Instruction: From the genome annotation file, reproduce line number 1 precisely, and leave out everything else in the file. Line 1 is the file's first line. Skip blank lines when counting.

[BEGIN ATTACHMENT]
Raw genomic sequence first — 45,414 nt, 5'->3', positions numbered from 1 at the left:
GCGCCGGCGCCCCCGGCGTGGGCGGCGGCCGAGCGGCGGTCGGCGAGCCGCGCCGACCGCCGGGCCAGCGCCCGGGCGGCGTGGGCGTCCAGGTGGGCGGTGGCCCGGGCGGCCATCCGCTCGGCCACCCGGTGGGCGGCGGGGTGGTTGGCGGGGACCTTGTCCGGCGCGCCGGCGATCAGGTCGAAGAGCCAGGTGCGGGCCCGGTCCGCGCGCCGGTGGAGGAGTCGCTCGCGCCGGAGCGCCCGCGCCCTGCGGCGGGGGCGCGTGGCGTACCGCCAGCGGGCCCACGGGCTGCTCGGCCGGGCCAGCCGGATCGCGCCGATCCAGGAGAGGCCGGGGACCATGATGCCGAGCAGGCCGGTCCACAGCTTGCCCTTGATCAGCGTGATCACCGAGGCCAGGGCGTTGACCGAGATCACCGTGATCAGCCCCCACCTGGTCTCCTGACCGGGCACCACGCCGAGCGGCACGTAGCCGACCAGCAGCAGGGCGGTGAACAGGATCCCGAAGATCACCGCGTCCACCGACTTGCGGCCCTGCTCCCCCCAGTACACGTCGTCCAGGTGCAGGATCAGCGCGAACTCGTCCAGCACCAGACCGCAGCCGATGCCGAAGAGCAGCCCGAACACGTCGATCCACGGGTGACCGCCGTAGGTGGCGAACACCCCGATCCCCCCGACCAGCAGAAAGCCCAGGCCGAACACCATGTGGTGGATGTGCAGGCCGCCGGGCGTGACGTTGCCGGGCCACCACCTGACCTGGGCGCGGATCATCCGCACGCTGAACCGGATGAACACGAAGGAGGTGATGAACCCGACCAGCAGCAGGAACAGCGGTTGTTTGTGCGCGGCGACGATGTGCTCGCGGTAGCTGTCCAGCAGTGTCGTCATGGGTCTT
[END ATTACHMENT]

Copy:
Raw genomic sequence first — 45,414 nt, 5'->3', positions numbered from 1 at the left: